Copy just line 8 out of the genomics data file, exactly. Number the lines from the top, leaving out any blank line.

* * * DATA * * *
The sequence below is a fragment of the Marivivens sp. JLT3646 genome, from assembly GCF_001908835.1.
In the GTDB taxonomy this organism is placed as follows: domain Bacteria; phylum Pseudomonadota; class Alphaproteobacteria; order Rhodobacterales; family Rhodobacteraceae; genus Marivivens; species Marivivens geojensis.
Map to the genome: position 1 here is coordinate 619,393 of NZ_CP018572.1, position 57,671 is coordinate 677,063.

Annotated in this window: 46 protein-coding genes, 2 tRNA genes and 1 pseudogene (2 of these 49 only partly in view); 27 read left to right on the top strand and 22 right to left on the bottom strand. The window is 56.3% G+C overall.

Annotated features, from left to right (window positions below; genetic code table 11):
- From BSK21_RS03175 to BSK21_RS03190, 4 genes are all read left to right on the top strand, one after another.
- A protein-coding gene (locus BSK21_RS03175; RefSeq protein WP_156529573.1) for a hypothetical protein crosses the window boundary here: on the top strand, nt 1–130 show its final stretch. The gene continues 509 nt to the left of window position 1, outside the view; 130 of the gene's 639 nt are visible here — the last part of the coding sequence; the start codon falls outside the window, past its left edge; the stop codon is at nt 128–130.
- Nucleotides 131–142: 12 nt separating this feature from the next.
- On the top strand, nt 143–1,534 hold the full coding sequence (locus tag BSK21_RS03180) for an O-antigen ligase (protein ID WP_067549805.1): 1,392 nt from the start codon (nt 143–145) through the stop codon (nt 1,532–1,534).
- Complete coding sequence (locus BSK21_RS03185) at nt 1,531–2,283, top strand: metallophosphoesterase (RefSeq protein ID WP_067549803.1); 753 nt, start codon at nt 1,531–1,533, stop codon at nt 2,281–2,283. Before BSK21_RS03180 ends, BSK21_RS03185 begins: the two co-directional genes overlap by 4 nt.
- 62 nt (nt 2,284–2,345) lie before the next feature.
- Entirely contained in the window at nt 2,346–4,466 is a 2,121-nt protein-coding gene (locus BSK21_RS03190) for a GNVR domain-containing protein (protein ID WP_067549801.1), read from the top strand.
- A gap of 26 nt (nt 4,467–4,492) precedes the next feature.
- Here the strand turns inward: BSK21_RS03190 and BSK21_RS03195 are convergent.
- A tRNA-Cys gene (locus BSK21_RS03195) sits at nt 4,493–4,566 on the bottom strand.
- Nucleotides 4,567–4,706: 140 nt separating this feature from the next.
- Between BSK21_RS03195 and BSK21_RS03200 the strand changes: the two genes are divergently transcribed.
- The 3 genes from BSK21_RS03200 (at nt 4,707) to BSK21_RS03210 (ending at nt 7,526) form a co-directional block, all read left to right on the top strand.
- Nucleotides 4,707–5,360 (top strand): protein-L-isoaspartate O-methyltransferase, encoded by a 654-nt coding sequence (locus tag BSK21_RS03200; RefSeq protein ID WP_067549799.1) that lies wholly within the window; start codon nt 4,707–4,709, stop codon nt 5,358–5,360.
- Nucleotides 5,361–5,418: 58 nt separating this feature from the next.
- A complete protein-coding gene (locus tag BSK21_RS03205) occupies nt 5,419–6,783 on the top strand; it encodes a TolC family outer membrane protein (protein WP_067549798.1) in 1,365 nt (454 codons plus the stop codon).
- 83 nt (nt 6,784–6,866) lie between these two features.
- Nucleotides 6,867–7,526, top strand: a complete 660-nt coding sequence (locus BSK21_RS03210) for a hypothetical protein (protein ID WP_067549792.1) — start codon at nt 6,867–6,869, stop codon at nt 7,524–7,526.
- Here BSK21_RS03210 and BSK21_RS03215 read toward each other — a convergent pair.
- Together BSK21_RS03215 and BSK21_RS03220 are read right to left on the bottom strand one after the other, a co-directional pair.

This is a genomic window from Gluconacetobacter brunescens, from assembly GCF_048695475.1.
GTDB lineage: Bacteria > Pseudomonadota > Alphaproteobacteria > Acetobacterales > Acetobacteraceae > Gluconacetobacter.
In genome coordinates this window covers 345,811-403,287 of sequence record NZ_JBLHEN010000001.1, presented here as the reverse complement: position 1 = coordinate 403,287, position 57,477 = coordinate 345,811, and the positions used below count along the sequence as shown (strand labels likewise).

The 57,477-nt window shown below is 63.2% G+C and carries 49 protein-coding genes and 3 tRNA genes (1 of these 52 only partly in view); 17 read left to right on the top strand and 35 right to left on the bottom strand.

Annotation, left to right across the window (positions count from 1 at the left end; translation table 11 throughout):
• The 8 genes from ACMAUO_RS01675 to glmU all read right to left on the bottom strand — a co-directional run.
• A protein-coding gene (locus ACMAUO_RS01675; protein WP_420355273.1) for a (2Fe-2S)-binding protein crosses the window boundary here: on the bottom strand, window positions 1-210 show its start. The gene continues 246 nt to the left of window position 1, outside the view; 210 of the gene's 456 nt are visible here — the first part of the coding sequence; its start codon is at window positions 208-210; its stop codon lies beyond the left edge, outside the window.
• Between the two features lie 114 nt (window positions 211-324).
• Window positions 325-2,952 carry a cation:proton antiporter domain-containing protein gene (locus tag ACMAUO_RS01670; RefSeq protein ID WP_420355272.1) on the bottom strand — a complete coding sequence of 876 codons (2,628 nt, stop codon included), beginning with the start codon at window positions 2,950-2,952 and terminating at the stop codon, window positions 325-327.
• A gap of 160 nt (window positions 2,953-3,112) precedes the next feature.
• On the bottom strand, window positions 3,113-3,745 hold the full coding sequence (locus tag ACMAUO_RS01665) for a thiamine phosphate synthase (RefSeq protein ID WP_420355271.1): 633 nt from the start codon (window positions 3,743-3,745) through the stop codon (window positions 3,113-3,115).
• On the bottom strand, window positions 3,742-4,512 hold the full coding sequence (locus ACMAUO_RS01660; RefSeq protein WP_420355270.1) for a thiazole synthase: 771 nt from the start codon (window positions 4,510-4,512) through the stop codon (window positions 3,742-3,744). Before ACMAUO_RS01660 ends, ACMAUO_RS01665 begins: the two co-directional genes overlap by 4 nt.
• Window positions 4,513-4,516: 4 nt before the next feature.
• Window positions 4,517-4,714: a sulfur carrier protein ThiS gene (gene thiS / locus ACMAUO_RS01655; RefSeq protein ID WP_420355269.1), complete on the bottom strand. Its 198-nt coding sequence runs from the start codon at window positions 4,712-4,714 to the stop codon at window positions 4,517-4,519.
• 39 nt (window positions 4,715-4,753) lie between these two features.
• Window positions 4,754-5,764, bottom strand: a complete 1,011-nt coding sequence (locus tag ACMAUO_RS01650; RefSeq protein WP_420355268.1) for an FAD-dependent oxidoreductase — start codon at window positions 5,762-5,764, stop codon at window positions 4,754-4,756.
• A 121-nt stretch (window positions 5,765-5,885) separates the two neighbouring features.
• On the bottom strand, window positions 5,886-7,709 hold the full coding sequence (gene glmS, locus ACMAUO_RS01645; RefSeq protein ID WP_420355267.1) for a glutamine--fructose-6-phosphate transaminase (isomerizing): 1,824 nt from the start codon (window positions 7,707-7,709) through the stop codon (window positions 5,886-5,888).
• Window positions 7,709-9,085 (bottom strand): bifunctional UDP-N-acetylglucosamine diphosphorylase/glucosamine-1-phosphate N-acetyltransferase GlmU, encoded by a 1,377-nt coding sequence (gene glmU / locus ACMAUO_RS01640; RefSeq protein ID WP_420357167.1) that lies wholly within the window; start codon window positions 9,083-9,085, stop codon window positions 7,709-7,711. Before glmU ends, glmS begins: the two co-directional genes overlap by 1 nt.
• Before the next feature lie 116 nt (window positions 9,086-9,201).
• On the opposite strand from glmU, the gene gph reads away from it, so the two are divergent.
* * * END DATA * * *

- Nucleotides 131–142: 12 nt separating this feature from the next.